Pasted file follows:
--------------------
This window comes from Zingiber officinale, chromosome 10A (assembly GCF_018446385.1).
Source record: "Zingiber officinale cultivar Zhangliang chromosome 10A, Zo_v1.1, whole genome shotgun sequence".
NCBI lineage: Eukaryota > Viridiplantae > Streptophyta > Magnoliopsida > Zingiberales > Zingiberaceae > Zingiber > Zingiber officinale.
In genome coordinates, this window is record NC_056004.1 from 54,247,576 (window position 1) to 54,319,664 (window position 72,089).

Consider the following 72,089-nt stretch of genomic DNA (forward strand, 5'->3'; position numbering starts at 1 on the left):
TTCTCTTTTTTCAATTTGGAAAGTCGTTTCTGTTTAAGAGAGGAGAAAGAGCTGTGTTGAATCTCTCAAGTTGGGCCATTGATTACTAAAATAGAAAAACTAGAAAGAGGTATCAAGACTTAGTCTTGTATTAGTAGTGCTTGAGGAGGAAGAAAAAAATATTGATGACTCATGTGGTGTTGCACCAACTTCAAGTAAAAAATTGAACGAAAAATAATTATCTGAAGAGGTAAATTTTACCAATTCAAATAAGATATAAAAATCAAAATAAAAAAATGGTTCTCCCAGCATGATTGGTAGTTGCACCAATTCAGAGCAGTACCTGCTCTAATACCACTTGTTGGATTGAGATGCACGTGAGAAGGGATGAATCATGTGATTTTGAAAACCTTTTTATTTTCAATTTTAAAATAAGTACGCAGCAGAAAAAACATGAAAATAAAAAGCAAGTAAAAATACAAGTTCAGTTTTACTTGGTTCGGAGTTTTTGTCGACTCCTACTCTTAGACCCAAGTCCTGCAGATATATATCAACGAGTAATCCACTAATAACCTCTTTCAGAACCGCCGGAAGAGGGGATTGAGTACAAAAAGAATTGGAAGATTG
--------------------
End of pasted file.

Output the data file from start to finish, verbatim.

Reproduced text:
This window comes from Zingiber officinale, chromosome 10A (assembly GCF_018446385.1).
Source record: "Zingiber officinale cultivar Zhangliang chromosome 10A, Zo_v1.1, whole genome shotgun sequence".
NCBI lineage: Eukaryota > Viridiplantae > Streptophyta > Magnoliopsida > Zingiberales > Zingiberaceae > Zingiber > Zingiber officinale.
In genome coordinates, this window is record NC_056004.1 from 54,247,576 (window position 1) to 54,319,664 (window position 72,089).

Consider the following 72,089-nt stretch of genomic DNA (forward strand, 5'->3'; position numbering starts at 1 on the left):
TTCTCTTTTTTCAATTTGGAAAGTCGTTTCTGTTTAAGAGAGGAGAAAGAGCTGTGTTGAATCTCTCAAGTTGGGCCATTGATTACTAAAATAGAAAAACTAGAAAGAGGTATCAAGACTTAGTCTTGTATTAGTAGTGCTTGAGGAGGAAGAAAAAAATATTGATGACTCATGTGGTGTTGCACCAACTTCAAGTAAAAAATTGAACGAAAAATAATTATCTGAAGAGGTAAATTTTACCAATTCAAATAAGATATAAAAATCAAAATAAAAAAATGGTTCTCCCAGCATGATTGGTAGTTGCACCAATTCAGAGCAGTACCTGCTCTAATACCACTTGTTGGATTGAGATGCACGTGAGAAGGGATGAATCATGTGATTTTGAAAACCTTTTTATTTTCAATTTTAAAATAAGTACGCAGCAGAAAAAACATGAAAATAAAAAGCAAGTAAAAATACAAGTTCAGTTTTACTTGGTTCGGAGTTTTTGTCGACTCCTACTCTTAGACCCAAGTCCTGCAGATATATATCAACGAGTAATCCACTAATAACCTCTTTCAGAACCGCCGGAAGAGGGGATTGAGTACAAAAAGAATTGGAAGATTG